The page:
Feature #8564

Extend Module#attr... methods

Added by Boris Stitnicky about 2 years ago. Updated 6 months ago.

[ruby-core:55623]
Status:Open
Priority:Normal
Assignee:-

Description

Extend #attr_reader, #attr_writer, #attr_accessor syntax to accept default values, such as:

attr_reader foo: 42, bar: 43

Possibility of closures evaluated at initialization time might also be considered:

attr_reader baz: -> { Time.now }, quux: 42

History

#1 Updated by Matthew Kerwin about 2 years ago

+1 very useful pattern

#2 Updated by Charlie Somerville about 2 years ago

-1 to overloading the same syntax with proc/lambda initialization.

#3 Updated by Yukihiro Matsumoto about 2 years ago

We need to clarify how this intervene with #initialize. Any opinion?

Matz

#4 Updated by Matthew Kerwin about 2 years ago

matz (Yukihiro Matsumoto) wrote:

We need to clarify how this intervene with #initialize. Any opinion?

Matz

My suggestion is that it take effect before any explicit initialize method.

Examples:

class A
  attr_accessor foo: 3
  def initialize
    p @foo if defined? @foo
    @foo = 4
  end
end
p A.new.foo #=> prints 3, then 4

class B0
  attr_accessor foo: 3
end
class B1 < B0
  def initialize
    p @foo if defined? @foo
    @foo = 4
  end
end
p B1.new.foo #=> prints 3, then 4

class C0
  def initialize
    p @foo if defined? @foo
    @foo = 4
  end
end
class C1 < C0
  attr_accessor foo: 3
end
p C1.new.foo #=> prints 3, then 4

#5 Updated by Tyler Rick 6 months ago

I would love to see this added to Ruby too, so that I don't have to repeat myself by defining attributes in one place and then initializing them later in initialize (as discussed in #5825 and #8563).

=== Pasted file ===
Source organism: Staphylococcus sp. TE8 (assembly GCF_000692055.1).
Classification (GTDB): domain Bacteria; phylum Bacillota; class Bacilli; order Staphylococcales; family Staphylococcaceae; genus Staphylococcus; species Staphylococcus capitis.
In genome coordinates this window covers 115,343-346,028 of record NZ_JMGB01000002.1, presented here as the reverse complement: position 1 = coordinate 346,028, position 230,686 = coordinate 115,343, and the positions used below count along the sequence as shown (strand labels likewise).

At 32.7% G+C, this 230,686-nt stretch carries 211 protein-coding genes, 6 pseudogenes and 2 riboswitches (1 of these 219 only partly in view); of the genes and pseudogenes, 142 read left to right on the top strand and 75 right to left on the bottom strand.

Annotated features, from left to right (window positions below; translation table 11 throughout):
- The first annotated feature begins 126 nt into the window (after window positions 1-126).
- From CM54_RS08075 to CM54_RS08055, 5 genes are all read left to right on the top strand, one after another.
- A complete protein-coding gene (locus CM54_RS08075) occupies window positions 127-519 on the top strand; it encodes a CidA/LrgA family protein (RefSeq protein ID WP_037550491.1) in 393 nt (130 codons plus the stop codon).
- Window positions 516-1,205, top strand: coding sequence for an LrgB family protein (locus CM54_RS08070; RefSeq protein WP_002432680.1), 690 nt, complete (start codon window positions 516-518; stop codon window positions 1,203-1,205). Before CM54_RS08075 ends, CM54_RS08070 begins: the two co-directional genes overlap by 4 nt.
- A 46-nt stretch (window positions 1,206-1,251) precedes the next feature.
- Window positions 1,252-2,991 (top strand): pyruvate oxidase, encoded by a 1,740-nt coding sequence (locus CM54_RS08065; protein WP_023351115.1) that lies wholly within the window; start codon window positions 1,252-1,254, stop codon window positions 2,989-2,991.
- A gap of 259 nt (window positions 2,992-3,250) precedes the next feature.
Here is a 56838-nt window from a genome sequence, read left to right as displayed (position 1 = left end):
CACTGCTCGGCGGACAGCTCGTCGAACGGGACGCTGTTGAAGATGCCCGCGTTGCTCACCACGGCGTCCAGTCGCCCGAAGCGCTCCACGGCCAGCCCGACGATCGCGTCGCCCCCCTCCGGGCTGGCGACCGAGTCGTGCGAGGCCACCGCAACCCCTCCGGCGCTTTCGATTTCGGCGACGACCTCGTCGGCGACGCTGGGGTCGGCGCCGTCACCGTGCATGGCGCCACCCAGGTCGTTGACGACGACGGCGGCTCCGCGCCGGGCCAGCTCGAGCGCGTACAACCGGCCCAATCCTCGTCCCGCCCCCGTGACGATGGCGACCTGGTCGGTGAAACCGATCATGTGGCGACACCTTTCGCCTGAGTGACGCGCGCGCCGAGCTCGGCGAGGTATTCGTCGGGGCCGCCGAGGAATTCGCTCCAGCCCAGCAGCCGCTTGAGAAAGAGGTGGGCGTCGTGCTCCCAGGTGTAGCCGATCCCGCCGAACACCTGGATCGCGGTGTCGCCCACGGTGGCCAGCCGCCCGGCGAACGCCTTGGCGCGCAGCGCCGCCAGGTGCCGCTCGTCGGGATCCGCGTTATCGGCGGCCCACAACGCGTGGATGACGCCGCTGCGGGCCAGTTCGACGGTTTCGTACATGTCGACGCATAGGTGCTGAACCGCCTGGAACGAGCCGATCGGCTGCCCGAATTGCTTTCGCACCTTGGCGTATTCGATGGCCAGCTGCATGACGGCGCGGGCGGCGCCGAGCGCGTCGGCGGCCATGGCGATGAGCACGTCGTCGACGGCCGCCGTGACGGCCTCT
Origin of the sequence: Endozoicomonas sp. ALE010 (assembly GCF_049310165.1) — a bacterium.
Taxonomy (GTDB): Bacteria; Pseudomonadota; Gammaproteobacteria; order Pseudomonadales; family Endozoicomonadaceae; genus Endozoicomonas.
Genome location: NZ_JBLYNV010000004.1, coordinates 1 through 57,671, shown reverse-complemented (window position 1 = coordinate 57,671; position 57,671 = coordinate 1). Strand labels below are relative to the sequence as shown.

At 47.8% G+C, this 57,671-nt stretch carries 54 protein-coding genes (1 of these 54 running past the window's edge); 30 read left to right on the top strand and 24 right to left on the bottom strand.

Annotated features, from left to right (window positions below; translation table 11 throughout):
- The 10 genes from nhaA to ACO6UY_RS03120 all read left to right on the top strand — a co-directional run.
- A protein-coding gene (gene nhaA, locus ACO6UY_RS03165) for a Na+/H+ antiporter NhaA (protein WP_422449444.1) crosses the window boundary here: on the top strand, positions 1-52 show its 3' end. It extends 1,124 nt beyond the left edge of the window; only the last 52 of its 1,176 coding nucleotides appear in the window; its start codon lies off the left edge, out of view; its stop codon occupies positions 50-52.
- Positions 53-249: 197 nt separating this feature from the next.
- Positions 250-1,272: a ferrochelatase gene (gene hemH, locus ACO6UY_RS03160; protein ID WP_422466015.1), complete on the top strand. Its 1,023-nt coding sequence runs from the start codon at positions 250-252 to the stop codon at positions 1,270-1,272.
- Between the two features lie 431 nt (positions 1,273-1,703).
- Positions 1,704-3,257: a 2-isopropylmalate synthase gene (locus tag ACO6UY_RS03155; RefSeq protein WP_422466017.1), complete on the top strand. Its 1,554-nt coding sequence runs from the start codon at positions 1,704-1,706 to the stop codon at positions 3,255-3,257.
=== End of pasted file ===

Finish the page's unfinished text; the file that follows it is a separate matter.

In the meantime, however, I've come across the fattr gem, which does exactly the same thing (plus a few extra things like defining a foo! method to re-initialize; I don't think attr_reader should do those extra things). (By the way, there was a great RubyTapas episode (subscription required) about fattr that got me excited about using it.)

Note that it's possible to support both initializing an attribute to a Proc and using a block to initialize a attribute to an expression that is evaluated during object initialization.

Here's how fattr solves that problem... If you pass a block to fattr, it is evaluated during initialization:

class C
  fattr foo: 42
  fattr(:foo_2) { foo * 2 }  # evaluated during initialization
  fattr(:time) { Time.now }  # evaluated during initialization
end

p C.new.foo   #=> 42
p C.new.foo_2 #=> 84
p C.new.time  #=> 2015-02-05 ...

... whereas if you pass a block as the value for a hash key, it leaves it as a Proc and doesn't evaluate it:

class C
  fattr my_proc: ->{ 'my_proc' }
end
p C.new.my_proc #=> #<Proc:0x0...>
p C.new.my_proc.() #=> 'my_proc'

I can't think of any downside to supporting the block behavior for attr_accessor. It doesn't appear that the block syntax of attr_accessor is used for anything currently...

class C2
  attr_accessor(:foo_2) { foo * 2 }  # The block is never called
end

c = C2.new
p c.foo_2 #=> nil

Otherwise, you would be forced to add an initialize method any time you needed to initialize something to an expression that needed to be evaluated at initialization time, which would require duplication and mixing of initialization methods, which I think should be avoided:

class C
  fattr foo: 42
  attr_accessor :foo_2
  def initialize
    @foo_2 = foo * 2
  end
end

p C.new.foo   #=> 42
p C.new.foo_2 #=> 84

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